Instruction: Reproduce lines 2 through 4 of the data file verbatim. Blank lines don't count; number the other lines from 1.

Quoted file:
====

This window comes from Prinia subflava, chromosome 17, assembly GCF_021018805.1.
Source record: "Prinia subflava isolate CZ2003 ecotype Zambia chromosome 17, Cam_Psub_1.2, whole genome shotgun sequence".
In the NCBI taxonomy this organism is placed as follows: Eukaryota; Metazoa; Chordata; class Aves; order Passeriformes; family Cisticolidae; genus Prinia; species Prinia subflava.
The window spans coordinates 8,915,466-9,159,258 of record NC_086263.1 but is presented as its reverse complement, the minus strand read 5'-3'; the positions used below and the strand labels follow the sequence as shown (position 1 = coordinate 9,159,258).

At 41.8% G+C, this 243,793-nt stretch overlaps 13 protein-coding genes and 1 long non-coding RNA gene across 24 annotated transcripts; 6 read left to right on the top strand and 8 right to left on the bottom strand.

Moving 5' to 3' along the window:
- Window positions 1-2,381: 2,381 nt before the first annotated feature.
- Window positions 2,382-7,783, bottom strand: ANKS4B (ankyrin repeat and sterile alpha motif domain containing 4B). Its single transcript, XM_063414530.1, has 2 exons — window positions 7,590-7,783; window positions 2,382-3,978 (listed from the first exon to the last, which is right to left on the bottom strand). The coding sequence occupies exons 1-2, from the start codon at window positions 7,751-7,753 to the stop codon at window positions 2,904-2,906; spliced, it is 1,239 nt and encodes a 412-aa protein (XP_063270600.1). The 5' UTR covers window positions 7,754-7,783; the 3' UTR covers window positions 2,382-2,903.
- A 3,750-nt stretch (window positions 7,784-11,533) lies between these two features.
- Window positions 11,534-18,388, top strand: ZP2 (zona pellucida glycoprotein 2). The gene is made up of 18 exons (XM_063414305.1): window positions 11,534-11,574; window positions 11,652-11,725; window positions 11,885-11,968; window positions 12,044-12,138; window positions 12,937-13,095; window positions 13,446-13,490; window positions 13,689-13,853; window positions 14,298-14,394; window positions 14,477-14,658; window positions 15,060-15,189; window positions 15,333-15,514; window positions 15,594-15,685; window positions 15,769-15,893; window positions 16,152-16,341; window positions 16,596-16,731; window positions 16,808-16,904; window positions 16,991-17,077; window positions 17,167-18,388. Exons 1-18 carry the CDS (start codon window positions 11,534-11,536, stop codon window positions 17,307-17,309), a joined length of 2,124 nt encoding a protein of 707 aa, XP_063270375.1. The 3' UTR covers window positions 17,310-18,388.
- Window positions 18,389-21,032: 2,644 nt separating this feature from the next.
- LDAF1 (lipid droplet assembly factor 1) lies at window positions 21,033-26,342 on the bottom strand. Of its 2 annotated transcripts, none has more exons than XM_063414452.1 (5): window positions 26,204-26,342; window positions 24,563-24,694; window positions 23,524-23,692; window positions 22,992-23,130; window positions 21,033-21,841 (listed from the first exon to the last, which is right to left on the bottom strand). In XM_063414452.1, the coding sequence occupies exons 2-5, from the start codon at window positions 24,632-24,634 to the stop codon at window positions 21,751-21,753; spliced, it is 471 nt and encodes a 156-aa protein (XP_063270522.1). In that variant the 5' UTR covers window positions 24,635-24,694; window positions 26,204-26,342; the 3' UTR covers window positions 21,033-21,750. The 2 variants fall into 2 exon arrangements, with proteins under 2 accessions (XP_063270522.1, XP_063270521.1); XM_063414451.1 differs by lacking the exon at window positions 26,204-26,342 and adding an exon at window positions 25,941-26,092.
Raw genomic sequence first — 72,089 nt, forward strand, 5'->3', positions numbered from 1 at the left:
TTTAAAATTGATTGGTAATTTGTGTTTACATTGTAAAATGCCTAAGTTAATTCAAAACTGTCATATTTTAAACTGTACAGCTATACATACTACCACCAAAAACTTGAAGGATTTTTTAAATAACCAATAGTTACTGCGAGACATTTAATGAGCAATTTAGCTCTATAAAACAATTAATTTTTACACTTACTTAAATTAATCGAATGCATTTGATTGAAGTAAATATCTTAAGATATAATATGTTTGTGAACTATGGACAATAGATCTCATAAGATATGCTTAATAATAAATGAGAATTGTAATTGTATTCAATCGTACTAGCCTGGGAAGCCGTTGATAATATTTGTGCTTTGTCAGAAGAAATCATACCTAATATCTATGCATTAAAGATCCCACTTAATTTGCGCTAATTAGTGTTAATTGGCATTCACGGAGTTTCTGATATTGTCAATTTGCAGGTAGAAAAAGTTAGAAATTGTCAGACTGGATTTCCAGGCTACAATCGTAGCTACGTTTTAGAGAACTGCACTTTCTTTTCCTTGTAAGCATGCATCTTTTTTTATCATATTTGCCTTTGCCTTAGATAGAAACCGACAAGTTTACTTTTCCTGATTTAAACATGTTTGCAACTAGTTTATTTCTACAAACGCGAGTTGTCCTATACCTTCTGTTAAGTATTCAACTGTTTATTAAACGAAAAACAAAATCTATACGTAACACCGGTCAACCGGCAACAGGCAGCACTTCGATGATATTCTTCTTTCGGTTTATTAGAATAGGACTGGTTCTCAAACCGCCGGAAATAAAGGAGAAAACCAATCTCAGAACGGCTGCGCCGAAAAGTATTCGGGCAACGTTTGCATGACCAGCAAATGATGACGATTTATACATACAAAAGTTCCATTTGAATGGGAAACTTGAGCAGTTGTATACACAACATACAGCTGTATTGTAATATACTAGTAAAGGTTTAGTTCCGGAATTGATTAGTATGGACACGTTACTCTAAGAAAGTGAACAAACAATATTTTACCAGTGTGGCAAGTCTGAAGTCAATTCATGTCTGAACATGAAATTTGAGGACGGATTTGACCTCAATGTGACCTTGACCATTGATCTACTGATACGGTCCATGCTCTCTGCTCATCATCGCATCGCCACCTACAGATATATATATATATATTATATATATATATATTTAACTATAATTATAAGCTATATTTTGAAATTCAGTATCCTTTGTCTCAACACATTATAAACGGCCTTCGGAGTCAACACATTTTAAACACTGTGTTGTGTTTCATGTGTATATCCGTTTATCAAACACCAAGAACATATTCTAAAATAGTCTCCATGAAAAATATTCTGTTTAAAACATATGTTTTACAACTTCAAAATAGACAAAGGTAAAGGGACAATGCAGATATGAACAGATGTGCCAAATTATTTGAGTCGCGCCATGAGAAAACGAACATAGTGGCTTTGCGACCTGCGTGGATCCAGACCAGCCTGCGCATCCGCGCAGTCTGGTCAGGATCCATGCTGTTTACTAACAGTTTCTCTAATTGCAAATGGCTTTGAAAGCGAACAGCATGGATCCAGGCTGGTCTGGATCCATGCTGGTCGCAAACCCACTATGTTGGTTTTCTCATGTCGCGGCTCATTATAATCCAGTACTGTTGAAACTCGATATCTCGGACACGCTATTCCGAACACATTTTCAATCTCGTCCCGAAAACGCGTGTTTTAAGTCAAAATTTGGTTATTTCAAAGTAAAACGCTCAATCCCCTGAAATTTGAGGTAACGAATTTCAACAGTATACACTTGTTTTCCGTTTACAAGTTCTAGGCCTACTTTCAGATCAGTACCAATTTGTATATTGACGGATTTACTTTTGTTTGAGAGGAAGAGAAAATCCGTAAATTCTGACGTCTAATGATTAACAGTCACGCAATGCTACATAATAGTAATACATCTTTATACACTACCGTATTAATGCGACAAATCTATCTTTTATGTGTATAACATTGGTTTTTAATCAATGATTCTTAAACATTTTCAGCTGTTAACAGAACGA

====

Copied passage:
Source record: "Prinia subflava isolate CZ2003 ecotype Zambia chromosome 17, Cam_Psub_1.2, whole genome shotgun sequence".
In the NCBI taxonomy this organism is placed as follows: Eukaryota; Metazoa; Chordata; class Aves; order Passeriformes; family Cisticolidae; genus Prinia; species Prinia subflava.
The window spans coordinates 8,915,466-9,159,258 of record NC_086263.1 but is presented as its reverse complement, the minus strand read 5'-3'; the positions used below and the strand labels follow the sequence as shown (position 1 = coordinate 9,159,258).